Sunday, July 4, 2010

Le Tour

The Tour de France started today. Three weeks covering 3642 kms (that's 2263 miles for you anglocentrics) in 20 stages where the elite road bicycle racers of the world vie for individual, team and country honors.

Can you imagine cycling an average of 113 miles each day for 21 days in a row? That is what they do. And for the most part it isn't a nice easy flat course. There are 6 montain stages and 3 summit finishes (yes, that is where after riding over one hundred miles you have to climb a mountain being chased by the likes of Lance Armstrong, Alberto Contador and the Schleck brothers).

The fun of the Tour is that almost anything can and does happen when world class athletes vie for the greatest prize in their sport for such a long period of time. Today we watched the first stage, a gentle saunter over 138 miles from Rotterdam in the Netherlands to Brussels in Belgium. I say easy because the terrain was mostly flat for this stage.

This being the first stage there was some nervousness and most of the riders stayed together in a pack (called a "Peleton" french for "bunch"). In the first few kms a dog wandered into the Peleton and a few riders went down trying to avoid the dog. Toward the end of the day's race (the stage) there is always jockeying for position. Teams try to get their man up front so he has a chance to win the day. Today the last few kms of the race included a tight hairpin turn and 6 or 8 riders went down. Then about 400 meters from the finish a huge crash occured at the front of the Peleton and only those in the lead were able to avoid the mass pileup that ensued.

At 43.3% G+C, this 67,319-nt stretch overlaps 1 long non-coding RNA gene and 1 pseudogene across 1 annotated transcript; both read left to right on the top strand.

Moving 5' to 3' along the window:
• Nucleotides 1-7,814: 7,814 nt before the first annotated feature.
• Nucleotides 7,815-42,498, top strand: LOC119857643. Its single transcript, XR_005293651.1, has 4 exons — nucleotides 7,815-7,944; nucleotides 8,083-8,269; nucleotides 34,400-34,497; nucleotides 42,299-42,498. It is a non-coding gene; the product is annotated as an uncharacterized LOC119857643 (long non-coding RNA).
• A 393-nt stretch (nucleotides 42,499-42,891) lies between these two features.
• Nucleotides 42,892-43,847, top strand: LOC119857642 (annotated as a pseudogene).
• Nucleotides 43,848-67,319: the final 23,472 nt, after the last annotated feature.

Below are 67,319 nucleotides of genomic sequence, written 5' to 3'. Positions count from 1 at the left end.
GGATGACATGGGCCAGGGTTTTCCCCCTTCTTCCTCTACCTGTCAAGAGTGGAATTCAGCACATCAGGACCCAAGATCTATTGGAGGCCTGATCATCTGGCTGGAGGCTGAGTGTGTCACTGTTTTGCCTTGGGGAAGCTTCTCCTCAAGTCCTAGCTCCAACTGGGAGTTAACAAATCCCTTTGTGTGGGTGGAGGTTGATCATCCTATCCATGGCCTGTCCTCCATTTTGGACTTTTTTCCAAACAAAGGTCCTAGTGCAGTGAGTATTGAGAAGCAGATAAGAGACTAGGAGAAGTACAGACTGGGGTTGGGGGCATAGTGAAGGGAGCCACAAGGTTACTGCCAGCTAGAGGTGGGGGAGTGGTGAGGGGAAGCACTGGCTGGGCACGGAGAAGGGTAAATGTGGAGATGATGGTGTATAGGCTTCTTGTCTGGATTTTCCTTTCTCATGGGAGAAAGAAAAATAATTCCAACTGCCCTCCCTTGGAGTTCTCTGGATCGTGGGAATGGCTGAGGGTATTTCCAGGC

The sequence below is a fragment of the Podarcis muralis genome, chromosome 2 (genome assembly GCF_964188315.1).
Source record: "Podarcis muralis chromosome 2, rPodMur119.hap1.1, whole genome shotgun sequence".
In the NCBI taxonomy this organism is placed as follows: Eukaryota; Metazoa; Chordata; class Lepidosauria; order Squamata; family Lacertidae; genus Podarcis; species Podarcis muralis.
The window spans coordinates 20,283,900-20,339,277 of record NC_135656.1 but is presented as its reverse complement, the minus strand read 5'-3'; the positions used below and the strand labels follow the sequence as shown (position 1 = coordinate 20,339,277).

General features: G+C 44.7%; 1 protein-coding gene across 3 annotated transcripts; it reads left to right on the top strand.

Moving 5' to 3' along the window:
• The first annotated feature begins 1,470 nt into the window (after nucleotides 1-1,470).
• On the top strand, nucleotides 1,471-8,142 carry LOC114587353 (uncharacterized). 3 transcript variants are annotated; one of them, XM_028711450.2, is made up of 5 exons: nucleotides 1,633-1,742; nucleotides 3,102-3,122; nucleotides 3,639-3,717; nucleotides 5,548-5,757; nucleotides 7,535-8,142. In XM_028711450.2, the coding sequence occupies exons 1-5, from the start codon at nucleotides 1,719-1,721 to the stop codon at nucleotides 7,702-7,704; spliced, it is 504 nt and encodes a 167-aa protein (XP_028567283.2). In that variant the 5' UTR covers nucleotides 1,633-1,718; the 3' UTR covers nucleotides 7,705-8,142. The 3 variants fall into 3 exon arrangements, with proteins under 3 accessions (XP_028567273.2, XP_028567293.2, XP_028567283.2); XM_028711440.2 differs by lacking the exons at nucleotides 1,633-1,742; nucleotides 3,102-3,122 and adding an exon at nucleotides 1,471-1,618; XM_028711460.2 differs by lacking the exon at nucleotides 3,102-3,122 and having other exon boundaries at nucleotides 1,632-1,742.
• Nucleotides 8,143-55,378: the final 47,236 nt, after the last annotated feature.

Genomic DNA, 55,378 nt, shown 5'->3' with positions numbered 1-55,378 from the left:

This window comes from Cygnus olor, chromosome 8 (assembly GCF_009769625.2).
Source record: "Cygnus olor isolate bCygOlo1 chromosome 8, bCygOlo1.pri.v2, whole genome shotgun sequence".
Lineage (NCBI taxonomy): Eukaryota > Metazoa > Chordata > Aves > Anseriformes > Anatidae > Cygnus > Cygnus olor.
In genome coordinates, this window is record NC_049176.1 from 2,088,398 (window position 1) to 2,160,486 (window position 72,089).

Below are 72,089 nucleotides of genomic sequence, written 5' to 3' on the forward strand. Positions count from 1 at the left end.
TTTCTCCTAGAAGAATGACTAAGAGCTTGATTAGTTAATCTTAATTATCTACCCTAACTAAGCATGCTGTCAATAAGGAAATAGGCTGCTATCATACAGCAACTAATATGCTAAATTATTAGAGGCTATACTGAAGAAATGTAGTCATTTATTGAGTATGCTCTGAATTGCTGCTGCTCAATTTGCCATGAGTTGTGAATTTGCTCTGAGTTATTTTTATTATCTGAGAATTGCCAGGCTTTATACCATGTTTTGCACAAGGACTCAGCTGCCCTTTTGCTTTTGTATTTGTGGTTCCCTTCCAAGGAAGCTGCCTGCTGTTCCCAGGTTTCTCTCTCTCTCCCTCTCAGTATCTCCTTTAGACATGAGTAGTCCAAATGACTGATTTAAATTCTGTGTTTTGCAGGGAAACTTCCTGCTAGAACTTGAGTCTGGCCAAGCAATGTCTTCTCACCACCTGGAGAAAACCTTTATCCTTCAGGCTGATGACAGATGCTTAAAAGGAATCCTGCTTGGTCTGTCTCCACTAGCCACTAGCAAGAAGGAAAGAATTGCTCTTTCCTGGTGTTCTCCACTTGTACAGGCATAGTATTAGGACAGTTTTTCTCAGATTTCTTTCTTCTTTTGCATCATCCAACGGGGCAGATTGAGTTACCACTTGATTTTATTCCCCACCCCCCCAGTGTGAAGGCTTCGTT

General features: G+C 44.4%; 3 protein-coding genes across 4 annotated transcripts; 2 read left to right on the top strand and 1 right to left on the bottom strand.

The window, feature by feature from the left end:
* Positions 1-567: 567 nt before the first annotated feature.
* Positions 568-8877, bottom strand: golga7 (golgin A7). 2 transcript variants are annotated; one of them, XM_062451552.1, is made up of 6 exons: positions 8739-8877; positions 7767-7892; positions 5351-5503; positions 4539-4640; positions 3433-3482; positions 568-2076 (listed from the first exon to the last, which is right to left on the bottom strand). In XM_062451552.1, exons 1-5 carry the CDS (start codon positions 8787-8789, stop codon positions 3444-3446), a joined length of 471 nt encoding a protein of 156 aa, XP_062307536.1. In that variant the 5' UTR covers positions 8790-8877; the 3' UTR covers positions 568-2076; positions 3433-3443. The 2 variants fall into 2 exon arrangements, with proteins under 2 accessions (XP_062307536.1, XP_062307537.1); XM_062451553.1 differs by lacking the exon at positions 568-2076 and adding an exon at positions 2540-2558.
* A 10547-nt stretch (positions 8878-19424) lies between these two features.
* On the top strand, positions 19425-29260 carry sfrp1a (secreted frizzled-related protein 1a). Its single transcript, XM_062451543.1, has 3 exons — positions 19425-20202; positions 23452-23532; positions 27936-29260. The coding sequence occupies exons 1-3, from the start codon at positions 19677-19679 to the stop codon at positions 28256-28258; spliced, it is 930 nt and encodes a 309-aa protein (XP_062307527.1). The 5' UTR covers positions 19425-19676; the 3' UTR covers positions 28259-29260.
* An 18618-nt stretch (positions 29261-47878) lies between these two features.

Some riders are known for their strength in the sprint and some for mountain climbing. Leaders in each category are awarded the right to wear a particular color riding shirt the next day if they finish first in that category. Yellow for the first overall, green for the total points leader and white with red polka-dots for the best mountain climber that day.

Also riders are riding for teams and for their countries. For instance a Belgain rider was in the lead for about 100 of the 138 miles today. He had no hope of winning the stage or of being in contention for the overall points but he struggled mightly just so his countrymen and women could see him in front. It was a glorious day for Begium.

All in all there is a lot going on. If you are interested you can go to and see the standings, the route and the leaders in each category. They list the riders by standing, country and team so you can pick your favorites and follow them through the Tour. Salt Lake native David Zabriskie is riding in 25th place overall on the Garmin-Transitions team and will be a contender in the mountain stages.

If this has gotten you excited you can get up at 6 am like we do and watch each stage as it happens (6:30 MDT, 8:30 EDT) or at least for the first showing on Versus. They recap the stage events in a 2 hour format several times during the day but they always comment on what is going to happen, so if you want the feeling of being there see it at 6:30 am. I can't wait for tomorrow.

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